Catching up with an all-new work culture, work ethics, meeting new people, and socializing again may feel a little nerve-wracking, but you can also look at upskilling yourself to keep up with your teammates. This whole transition can often put a lot of pressure on you, personally as well as professionally. 

To think of Carol, we are sure how she would feel baffled over how Google threw in the towel on virtual reality storytelling in 2019 itself, and how Augmented Reality is now making its way through school-level learning for kids.

Keeping up with the digital age

When we say digital, we don’t only mean social media or digital platforms – we also mean the technology used by tech companies to connect with their employees. Physical servers have been replaced by virtual ones; things that used to take hours of teamwork can now be done with a single click – but to understand all this can be slightly challenging.

Adapting to WFH / Hybrid Model due to COVID

COVID was the final shove for humans into going online, completely. Since it was impossible to stop the whole world from functioning, and of course, important to ensure the world keeps going on – everything was shifted online. Right from banks and schools to emerging startups and MNCs, everyone went online and adopted the newest technology to keep up with the demands of the changing world. Meeting rooms moved online, job interviews are being taken over zoom calls, and new talent is being hired from across the world.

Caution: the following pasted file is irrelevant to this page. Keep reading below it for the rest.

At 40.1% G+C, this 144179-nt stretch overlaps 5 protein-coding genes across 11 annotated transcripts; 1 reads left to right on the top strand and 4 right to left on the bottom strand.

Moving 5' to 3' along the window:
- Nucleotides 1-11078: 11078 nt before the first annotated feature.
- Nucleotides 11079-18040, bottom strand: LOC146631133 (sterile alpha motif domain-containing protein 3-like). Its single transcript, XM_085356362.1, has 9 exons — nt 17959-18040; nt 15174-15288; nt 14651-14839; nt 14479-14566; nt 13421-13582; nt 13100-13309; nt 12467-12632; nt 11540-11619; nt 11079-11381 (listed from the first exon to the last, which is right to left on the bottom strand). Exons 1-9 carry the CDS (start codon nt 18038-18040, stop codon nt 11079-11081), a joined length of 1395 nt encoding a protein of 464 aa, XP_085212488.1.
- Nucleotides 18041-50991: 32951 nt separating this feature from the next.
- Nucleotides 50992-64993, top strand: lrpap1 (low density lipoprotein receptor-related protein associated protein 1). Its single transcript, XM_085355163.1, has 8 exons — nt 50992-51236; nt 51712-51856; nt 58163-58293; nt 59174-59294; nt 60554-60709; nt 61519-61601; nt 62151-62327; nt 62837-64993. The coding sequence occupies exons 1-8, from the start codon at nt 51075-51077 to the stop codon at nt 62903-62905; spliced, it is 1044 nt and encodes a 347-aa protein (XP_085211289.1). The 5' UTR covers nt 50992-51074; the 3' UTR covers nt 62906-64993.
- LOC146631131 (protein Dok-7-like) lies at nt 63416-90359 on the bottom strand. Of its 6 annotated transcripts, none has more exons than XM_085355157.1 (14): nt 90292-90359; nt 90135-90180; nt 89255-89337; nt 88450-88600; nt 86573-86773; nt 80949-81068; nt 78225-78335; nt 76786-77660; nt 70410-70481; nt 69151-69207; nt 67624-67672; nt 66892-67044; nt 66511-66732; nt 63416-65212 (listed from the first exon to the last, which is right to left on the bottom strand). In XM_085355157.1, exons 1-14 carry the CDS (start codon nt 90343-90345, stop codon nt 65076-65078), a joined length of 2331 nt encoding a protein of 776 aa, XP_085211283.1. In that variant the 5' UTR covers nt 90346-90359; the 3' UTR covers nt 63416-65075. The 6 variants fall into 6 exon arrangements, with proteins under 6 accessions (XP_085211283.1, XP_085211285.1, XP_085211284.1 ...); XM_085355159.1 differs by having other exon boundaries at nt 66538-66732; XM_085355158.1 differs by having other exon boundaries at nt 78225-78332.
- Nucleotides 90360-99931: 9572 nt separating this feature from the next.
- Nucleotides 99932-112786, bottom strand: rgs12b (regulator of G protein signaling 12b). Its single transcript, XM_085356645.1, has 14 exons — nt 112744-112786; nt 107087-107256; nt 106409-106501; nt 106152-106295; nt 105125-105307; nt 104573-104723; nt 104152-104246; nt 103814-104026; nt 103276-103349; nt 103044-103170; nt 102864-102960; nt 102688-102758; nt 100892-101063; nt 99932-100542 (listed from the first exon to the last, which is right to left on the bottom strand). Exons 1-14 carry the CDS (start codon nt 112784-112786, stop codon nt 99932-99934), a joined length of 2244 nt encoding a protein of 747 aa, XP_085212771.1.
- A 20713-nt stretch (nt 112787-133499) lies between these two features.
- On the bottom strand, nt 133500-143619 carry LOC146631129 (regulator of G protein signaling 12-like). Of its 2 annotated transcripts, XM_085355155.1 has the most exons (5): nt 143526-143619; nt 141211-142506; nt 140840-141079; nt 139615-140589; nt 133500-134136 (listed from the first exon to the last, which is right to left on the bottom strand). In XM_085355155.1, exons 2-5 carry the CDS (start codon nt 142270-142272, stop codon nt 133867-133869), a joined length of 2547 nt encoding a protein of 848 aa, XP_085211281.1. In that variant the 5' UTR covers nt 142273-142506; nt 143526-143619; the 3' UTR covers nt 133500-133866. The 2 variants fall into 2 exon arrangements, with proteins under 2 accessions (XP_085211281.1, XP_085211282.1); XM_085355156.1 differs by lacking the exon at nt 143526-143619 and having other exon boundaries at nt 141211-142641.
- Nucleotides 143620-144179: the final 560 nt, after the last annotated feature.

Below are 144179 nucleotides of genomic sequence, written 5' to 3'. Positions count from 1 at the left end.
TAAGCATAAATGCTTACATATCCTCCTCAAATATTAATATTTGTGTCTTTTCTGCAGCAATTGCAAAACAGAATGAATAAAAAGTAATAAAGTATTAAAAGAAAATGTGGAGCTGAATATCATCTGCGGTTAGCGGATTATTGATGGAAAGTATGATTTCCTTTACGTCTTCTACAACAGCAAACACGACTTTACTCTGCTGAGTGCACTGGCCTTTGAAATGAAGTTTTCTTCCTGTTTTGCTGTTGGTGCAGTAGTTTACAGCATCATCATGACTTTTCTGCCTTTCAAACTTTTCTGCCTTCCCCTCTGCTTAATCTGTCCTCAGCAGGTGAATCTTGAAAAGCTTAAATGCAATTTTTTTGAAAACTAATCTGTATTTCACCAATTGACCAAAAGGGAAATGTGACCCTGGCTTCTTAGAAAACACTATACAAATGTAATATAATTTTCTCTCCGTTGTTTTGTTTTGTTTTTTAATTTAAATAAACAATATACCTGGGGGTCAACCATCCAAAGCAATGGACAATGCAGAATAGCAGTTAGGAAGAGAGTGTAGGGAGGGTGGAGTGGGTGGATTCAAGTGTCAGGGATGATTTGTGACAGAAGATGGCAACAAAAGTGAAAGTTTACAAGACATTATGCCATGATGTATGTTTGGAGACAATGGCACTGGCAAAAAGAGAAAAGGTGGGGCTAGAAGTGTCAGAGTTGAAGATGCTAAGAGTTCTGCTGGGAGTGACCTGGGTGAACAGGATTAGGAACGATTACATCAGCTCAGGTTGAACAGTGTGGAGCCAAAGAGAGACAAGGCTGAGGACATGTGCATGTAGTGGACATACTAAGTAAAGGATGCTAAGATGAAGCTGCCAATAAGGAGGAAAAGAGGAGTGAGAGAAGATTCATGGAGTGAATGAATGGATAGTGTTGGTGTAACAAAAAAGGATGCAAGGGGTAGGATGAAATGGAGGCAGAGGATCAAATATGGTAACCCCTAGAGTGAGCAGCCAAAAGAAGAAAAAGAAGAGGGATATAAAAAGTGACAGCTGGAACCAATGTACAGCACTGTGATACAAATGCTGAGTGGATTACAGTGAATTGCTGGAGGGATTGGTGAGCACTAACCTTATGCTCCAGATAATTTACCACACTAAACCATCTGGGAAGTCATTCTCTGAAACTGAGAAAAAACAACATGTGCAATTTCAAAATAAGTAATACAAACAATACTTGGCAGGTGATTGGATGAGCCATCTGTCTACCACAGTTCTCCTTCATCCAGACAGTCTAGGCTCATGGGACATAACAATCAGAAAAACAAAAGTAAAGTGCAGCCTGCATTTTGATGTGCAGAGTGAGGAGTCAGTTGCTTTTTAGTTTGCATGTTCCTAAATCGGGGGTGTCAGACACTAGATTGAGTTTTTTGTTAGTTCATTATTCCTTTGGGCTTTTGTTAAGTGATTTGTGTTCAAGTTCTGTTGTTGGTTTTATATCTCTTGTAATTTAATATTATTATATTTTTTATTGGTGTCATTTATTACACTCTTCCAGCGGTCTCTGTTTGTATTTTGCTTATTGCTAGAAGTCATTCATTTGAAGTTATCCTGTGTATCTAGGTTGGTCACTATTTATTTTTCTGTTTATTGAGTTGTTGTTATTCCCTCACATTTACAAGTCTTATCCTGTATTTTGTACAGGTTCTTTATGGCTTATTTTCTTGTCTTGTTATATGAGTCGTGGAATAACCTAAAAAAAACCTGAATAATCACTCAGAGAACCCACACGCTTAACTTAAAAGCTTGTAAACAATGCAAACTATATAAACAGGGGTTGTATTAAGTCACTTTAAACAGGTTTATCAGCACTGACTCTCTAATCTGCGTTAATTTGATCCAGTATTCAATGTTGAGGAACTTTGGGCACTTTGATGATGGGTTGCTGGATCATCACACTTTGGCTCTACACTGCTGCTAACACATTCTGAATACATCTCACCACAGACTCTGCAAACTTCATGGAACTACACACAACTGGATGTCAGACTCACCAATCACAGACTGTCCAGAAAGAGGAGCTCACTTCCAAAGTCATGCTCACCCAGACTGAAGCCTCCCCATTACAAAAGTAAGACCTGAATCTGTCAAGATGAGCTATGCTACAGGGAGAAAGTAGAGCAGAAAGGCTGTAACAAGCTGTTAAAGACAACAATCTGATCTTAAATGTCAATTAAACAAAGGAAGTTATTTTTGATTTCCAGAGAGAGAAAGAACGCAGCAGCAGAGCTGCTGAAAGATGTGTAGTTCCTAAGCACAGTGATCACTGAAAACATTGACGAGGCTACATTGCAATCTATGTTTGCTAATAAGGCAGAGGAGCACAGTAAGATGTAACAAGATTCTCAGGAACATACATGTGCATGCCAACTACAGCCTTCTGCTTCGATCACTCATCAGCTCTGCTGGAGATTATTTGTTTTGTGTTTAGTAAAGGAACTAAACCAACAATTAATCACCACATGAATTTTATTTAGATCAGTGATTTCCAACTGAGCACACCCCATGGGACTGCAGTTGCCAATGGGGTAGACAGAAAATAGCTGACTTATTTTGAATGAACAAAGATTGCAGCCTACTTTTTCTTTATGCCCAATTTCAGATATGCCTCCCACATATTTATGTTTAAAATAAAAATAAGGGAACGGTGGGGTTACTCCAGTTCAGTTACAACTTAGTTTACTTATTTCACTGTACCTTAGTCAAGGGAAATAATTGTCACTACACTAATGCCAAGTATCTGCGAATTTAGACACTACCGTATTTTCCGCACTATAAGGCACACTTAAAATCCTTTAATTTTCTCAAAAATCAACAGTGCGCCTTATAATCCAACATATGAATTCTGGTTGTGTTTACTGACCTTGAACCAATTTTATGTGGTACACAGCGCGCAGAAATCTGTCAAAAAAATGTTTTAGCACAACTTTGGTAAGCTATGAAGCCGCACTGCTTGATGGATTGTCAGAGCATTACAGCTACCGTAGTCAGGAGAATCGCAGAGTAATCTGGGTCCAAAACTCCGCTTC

So, how does someone like Carol feel confident about her skills?

Keeping up with the developments in technology

What worked a decade ago MAY NOT work in tech anymore, as it has evolved. And as Darwin had rightly said, it is survival of the fittest, which is why adapting, and evolving is the only way forward. Like Marc Andreessen predicted, software engineers have never been more in demand, which is why being up to date with the latest technologies and languages like Python, Java, and Ruby, is beyond necessary. Cloud computing is now being used to replace manual paperwork and is the most sought-after tech to bring in cost optimization and efficiency. But we are sure things are growing even as you read this.

However, here, let’s take a moment to note that adapting to the newest technologies isn’t a challenge one cannot overcome.

Managing your mental well-being as you step foot in the office after a sabbatical:

Catching up with an all-new work culture, work ethics, meeting new people, and socializing again may feel a little nerve-wracking, but you can also look at upskilling yourself to keep up with your teammates. This whole transition can often put a lot of pressure on you, personally as well as professionally.